"We fly through the innermost coma, fly through the orbital plane and then turn around and look back... to take images of the other side. When we take pictures of the other side, the crater itself will be hidden, but we will still be looking to see if we can see ejecta from the crater. A likely scenario is that after we make the crater, there will be a lot spontaneous outgasing from the floor of the crater because there is very volatile ice near the surface that used to be buried deeply. There is a reasonable chance that we would see a new jet in the coma coming from the crater - and we would see it where it comes out from behind the limb of the nucleus," A'Hearn said.
"We also use these look-back images to figure out the three-dimensional shape of the nucleus since we don't get to see a full rotation. We do the look-back monitoring for up to a day after impact."
Ground-based telescopes in Hawaii will have prime viewing with the comet high in the sky at the time of impact, while the southwestern U.S. and Baja California will have Tempel 1 low in the sky. But a global campaign is underway to provide thorough monitoring of the comet before and after the collision with special imaging techniques.
"We may create this new jet that may persist for hours or days or weeks or even months. So we are looking for observations afterwards," A'Hearn said.
"We are trying to get complete longitude coverage so we can monitor the comet continuously from something like four days before the impact - two rotation periods - until a week after the impact."
"At the time of encounter, we may be able to see a bright flash of light momentarily," Meech said. "But the main part that we're going to be looking for from the ground will be some of the long-term effects. For example, as the dust from this newly excavated crater starts to flow away from the comet, it will take many days to spread...and form a nice dust tail.
"Ground-based observations with a wide-angle field of view can best watch the tail develop. In addition, we will get to look at wavelength regions we won't have on the spacecraft and can look for molecules coming outside from the nucleus, different types of molecules. We're hoping to see a change in the chemistry after the impact as compared to pre impact.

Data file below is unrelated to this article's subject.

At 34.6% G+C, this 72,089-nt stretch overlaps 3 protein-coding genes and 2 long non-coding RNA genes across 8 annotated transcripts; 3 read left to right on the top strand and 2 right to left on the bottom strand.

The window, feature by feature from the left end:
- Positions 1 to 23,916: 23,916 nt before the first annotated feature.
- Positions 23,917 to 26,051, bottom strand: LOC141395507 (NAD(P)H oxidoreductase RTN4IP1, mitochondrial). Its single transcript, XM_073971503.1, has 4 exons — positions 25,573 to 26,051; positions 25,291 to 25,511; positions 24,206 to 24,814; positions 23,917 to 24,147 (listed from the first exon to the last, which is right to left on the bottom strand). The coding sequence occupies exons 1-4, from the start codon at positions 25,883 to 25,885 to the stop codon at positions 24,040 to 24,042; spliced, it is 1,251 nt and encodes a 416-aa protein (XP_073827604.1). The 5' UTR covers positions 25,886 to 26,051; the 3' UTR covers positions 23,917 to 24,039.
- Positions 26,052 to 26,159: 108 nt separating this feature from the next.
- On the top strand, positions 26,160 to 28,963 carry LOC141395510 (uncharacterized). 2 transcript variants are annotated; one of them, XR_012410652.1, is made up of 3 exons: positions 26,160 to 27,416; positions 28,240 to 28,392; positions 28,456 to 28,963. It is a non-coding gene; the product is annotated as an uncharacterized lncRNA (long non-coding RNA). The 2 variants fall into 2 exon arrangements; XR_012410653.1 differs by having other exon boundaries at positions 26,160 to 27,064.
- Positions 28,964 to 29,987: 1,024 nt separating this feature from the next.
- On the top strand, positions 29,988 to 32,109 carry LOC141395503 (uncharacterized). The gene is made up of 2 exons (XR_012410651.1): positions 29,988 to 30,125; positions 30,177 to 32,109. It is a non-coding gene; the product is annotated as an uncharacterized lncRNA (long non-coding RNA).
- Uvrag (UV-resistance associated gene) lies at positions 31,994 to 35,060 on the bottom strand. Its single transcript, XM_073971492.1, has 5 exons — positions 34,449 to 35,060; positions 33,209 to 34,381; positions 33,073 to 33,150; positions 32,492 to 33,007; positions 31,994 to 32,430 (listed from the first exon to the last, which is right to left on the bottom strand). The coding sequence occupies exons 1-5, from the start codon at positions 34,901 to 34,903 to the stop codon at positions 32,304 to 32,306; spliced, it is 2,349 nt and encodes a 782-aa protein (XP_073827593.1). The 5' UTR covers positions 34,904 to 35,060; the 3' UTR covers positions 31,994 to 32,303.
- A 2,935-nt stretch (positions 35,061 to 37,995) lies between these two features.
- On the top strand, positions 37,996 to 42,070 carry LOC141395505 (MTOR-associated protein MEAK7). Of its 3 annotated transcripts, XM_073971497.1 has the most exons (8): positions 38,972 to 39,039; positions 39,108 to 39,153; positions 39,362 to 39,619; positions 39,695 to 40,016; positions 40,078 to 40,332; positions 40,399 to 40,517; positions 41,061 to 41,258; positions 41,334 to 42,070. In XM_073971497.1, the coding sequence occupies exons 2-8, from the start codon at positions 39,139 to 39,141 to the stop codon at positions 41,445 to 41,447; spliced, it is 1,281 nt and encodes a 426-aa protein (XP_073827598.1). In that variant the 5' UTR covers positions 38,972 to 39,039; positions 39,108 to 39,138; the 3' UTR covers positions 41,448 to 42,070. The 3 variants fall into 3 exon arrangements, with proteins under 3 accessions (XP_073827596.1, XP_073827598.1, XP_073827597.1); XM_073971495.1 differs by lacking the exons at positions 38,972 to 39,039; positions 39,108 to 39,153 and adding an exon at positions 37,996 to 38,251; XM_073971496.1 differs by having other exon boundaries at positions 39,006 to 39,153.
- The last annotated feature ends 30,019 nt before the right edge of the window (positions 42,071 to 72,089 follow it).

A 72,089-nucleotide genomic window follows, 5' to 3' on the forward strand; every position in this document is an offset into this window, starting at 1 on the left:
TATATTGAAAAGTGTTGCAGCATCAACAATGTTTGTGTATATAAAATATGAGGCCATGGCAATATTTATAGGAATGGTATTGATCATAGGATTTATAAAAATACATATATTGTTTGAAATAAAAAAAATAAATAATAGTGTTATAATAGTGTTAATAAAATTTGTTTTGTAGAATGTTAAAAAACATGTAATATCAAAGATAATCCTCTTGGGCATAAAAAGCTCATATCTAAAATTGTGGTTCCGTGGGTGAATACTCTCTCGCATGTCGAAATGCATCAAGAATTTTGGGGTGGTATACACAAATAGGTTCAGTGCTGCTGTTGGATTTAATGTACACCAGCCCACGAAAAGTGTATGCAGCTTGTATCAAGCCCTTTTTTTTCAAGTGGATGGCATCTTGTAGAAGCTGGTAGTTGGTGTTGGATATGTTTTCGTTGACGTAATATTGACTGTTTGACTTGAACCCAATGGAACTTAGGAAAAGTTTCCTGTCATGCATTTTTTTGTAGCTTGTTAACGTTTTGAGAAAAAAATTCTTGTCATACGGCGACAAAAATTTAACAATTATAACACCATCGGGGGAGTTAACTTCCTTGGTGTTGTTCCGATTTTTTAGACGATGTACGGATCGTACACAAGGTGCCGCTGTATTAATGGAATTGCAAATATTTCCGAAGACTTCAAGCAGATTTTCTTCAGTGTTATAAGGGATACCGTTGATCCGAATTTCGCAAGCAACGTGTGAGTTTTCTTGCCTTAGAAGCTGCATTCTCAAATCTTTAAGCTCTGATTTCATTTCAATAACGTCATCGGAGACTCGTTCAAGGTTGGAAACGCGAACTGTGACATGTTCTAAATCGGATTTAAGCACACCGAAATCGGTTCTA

"So there will be a lot of exciting science...at various observatories all over the world," she said. "Basically, everybody's going to be able to participate."
The impact will have no detectable influence on the comet's orbit around the sun, scientists say.
"In the world of science, this is the astronomical equivalent of a 767 airliner running into a mosquito," Yeomans said. "The impact simply will not appreciably modify the comet's orbital path. Comet Tempel 1 poses no threat to the Earth now or in the foreseeable future."
The mission follows NASA's Stardust project that flew past Comet Wild 2 in 2004, catching dust particles for return to Earth next year. The European Rosetta mission is currently flying to Comet Churyumov-Gerasimenko where a tiny lander will be dispatched to the frigid nucleus.
"The last 24 hours of the impactor's life should provide the most spectacular data in the history of cometary science," A'Hearn said. "With the information we receive after the impact, it will be a whole new ballgame. We know so little about the structure of cometary nuclei that almost every moment we expect to learn something new."
TUESDAY, JUNE 28, 2005
The Submillimeter Wave Astronomy Satellite has been asleep on orbit for the past 11 months. SWAS operators placed it into hibernation after a highly successful 5.5-year mission highlighted by the discovery of a swarm of comets evaporating around an aging red giant star. Now, they have awakened SWAS again for the first-ever opportunity to study a comet on a collision course with a U.S. space probe. Read our full story.
MONDAY, JUNE 27, 2005
FRIDAY, JUNE 17, 2005
WEDNESDAY, JUNE 15, 2005
THURSDAY, JUNE 2, 2005
Read our earlier launch coverage.